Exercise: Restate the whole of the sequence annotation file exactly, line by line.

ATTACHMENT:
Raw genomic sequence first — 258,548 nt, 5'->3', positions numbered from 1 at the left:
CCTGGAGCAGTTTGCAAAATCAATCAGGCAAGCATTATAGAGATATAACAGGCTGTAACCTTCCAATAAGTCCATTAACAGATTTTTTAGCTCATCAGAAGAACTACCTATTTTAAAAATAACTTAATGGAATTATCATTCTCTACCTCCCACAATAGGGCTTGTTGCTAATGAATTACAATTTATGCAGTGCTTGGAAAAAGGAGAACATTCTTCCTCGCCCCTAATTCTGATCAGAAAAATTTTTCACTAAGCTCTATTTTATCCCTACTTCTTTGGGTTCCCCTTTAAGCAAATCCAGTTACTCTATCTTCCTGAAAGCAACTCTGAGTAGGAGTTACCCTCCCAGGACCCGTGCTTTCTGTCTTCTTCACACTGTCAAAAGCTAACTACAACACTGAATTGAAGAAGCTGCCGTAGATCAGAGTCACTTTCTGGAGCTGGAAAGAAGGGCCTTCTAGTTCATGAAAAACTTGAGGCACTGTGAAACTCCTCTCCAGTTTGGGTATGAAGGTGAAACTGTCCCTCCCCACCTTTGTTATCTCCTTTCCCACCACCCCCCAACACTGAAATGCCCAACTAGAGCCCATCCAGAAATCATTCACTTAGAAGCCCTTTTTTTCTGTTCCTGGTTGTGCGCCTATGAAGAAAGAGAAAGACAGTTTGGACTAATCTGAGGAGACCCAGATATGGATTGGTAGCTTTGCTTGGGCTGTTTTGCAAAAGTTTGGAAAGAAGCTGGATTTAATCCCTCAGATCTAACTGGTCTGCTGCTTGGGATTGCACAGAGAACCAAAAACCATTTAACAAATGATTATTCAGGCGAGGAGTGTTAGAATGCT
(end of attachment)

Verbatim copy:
Raw genomic sequence first — 258,548 nt, 5'->3', positions numbered from 1 at the left:
CCTGGAGCAGTTTGCAAAATCAATCAGGCAAGCATTATAGAGATATAACAGGCTGTAACCTTCCAATAAGTCCATTAACAGATTTTTTAGCTCATCAGAAGAACTACCTATTTTAAAAATAACTTAATGGAATTATCATTCTCTACCTCCCACAATAGGGCTTGTTGCTAATGAATTACAATTTATGCAGTGCTTGGAAAAAGGAGAACATTCTTCCTCGCCCCTAATTCTGATCAGAAAAATTTTTCACTAAGCTCTATTTTATCCCTACTTCTTTGGGTTCCCCTTTAAGCAAATCCAGTTACTCTATCTTCCTGAAAGCAACTCTGAGTAGGAGTTACCCTCCCAGGACCCGTGCTTTCTGTCTTCTTCACACTGTCAAAAGCTAACTACAACACTGAATTGAAGAAGCTGCCGTAGATCAGAGTCACTTTCTGGAGCTGGAAAGAAGGGCCTTCTAGTTCATGAAAAACTTGAGGCACTGTGAAACTCCTCTCCAGTTTGGGTATGAAGGTGAAACTGTCCCTCCCCACCTTTGTTATCTCCTTTCCCACCACCCCCCAACACTGAAATGCCCAACTAGAGCCCATCCAGAAATCATTCACTTAGAAGCCCTTTTTTTCTGTTCCTGGTTGTGCGCCTATGAAGAAAGAGAAAGACAGTTTGGACTAATCTGAGGAGACCCAGATATGGATTGGTAGCTTTGCTTGGGCTGTTTTGCAAAAGTTTGGAAAGAAGCTGGATTTAATCCCTCAGATCTAACTGGTCTGCTGCTTGGGATTGCACAGAGAACCAAAAACCATTTAACAAATGATTATTCAGGCGAGGAGTGTTAGAATGCT